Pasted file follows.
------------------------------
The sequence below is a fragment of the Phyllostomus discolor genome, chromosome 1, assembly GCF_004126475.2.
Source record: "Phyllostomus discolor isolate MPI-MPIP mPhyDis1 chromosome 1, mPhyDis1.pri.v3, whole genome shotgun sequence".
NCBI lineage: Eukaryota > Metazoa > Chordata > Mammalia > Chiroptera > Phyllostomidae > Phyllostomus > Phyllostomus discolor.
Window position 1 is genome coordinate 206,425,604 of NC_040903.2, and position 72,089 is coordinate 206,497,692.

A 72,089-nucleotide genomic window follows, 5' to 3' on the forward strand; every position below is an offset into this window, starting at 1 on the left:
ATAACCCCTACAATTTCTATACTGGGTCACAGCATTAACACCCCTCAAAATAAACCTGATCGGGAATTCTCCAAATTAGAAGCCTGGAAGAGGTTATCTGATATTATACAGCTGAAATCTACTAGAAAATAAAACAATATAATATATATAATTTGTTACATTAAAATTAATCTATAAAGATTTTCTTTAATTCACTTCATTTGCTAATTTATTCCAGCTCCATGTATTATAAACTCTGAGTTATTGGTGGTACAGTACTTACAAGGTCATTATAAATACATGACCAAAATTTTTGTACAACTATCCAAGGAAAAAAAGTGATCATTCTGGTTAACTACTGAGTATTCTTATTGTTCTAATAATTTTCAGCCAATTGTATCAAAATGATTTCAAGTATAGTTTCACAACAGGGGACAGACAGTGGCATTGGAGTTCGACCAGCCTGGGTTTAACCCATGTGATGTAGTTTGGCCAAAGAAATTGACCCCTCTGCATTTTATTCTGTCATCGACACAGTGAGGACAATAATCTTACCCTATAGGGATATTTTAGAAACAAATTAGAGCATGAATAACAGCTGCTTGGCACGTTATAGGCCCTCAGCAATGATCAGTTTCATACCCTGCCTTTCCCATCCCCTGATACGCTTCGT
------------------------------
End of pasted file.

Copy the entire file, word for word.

The sequence below is a fragment of the Phyllostomus discolor genome, chromosome 1, assembly GCF_004126475.2.
Source record: "Phyllostomus discolor isolate MPI-MPIP mPhyDis1 chromosome 1, mPhyDis1.pri.v3, whole genome shotgun sequence".
NCBI lineage: Eukaryota > Metazoa > Chordata > Mammalia > Chiroptera > Phyllostomidae > Phyllostomus > Phyllostomus discolor.
Window position 1 is genome coordinate 206,425,604 of NC_040903.2, and position 72,089 is coordinate 206,497,692.

A 72,089-nucleotide genomic window follows, 5' to 3' on the forward strand; every position below is an offset into this window, starting at 1 on the left:
ATAACCCCTACAATTTCTATACTGGGTCACAGCATTAACACCCCTCAAAATAAACCTGATCGGGAATTCTCCAAATTAGAAGCCTGGAAGAGGTTATCTGATATTATACAGCTGAAATCTACTAGAAAATAAAACAATATAATATATATAATTTGTTACATTAAAATTAATCTATAAAGATTTTCTTTAATTCACTTCATTTGCTAATTTATTCCAGCTCCATGTATTATAAACTCTGAGTTATTGGTGGTACAGTACTTACAAGGTCATTATAAATACATGACCAAAATTTTTGTACAACTATCCAAGGAAAAAAAGTGATCATTCTGGTTAACTACTGAGTATTCTTATTGTTCTAATAATTTTCAGCCAATTGTATCAAAATGATTTCAAGTATAGTTTCACAACAGGGGACAGACAGTGGCATTGGAGTTCGACCAGCCTGGGTTTAACCCATGTGATGTAGTTTGGCCAAAGAAATTGACCCCTCTGCATTTTATTCTGTCATCGACACAGTGAGGACAATAATCTTACCCTATAGGGATATTTTAGAAACAAATTAGAGCATGAATAACAGCTGCTTGGCACGTTATAGGCCCTCAGCAATGATCAGTTTCATACCCTGCCTTTCCCATCCCCTGATACGCTTCGT